08/12/2018
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Bittern breeds on Isle of Wight for the first time

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For the first time, Eurasian Bittern has bred successfully on the Isle of Wight. The species has never been recorded breeding on the island before but this year – which has been the best ever for Eurasian Bittern in Britain – wardens at RSPB Brading Marsh observed regular feeding flight during summer and photos of a possibly fledgling were obtained.


Eurasian Bittern (Gary Loader).

Staff at the reserve heard booming bird during spring for the first time, and the observations noted during summer have led the RSPB to reveal they are confident that birds successfully bred at the newly restored wetland. Keith Ballard, warden of RSPB Brading Marshes said: "Hearing a booming bittern on a wetland reserve is like receiving a Michelin star as a restaurant; it’s one of the highest marks of success we could hope for.

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"Eurasian Bitterns have very selective habitat needs, and to attract them you need a truly thriving ecosystem. The work we have done to manage the reserve for insects, fish, reptiles and mammals, as well as birds, now means we have one of the most UK’s most sensitive species choosing to raise its young on the Isle of Wight."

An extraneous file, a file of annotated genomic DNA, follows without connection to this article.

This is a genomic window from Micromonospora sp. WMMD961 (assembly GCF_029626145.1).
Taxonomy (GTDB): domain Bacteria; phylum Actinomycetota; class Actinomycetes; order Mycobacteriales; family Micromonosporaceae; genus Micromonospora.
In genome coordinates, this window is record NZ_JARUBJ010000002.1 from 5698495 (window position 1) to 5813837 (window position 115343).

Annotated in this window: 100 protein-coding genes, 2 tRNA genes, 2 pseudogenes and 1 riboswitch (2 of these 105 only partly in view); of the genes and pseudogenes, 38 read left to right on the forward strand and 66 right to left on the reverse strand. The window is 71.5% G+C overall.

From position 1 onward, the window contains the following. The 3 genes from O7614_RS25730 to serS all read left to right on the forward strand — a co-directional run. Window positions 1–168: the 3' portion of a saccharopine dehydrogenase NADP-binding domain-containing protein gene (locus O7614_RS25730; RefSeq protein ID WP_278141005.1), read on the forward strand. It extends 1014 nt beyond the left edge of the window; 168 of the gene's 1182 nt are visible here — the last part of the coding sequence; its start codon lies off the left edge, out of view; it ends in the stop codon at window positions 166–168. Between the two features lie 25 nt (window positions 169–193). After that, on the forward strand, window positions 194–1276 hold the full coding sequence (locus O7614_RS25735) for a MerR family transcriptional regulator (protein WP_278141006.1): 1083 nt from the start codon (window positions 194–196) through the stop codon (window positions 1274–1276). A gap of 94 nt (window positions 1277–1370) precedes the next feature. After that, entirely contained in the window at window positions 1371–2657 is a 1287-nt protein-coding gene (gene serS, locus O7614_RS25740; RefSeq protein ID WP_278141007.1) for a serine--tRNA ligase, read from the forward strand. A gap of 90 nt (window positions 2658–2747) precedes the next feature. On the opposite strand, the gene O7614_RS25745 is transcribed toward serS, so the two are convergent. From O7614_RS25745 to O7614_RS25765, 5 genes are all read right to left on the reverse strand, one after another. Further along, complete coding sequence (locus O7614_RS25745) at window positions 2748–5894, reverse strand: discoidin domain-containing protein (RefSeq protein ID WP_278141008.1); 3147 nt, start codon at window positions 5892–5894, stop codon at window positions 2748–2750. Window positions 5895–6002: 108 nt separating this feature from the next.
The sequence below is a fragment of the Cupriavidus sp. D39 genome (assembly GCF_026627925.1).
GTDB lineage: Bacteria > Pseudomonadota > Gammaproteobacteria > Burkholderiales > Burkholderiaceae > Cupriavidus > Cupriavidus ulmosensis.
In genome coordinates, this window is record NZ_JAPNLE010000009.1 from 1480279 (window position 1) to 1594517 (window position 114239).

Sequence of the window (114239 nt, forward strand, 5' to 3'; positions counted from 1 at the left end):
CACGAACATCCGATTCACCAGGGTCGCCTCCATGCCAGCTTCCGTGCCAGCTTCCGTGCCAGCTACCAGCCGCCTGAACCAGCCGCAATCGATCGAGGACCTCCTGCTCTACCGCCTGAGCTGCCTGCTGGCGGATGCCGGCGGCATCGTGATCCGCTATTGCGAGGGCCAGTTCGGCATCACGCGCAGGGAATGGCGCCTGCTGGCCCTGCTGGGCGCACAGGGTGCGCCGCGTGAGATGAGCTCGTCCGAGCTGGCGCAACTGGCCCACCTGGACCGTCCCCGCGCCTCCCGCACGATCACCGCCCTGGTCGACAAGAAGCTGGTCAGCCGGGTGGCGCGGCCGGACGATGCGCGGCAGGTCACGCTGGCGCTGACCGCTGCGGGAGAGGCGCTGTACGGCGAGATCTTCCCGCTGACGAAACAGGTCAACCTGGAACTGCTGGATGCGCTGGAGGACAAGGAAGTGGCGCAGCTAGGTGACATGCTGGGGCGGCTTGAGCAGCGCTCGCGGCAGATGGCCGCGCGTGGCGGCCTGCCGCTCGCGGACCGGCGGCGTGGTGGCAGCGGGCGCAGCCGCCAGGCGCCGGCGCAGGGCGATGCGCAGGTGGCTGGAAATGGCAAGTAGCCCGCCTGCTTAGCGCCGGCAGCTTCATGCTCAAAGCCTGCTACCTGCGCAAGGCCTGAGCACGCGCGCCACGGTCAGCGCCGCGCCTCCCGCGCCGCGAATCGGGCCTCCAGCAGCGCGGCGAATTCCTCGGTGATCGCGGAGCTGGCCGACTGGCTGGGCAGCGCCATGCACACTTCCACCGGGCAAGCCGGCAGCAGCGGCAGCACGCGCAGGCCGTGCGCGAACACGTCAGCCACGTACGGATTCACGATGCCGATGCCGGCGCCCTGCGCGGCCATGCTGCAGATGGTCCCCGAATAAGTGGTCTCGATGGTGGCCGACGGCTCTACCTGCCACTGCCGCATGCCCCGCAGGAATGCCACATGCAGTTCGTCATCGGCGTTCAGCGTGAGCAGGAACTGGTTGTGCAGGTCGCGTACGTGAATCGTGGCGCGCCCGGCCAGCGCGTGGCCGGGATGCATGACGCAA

Luke Gaskin, Assistant Warden, managed to capture photographs of a bird that may be one of this year’s fledglings, peeking out from the dense reedbed. Expert habitat management at RSPB Brading Marshes reserve has already seen three new wetland species – Western Marsh HarrierLittle Egret and Great Crested Grebe – successfully breed on the Isle of Wight. The restoration of the historic wetland was possible through partnership working with Natural England, the Environment Agency and thanks to funding from the Heritage Lottery Fund.

In the South-East, Eurasian Bittern had previously recolonised restored wetlands at RSPB Dungeness, Kent, and three booming males recorded there this year. However, there are still fewer than 200 Eurasian Bitterns at roughly 75 UK sites, making the discovery of this new pair even more significant.


A possible fledgling was photographed in the summer (Luke Gaskin).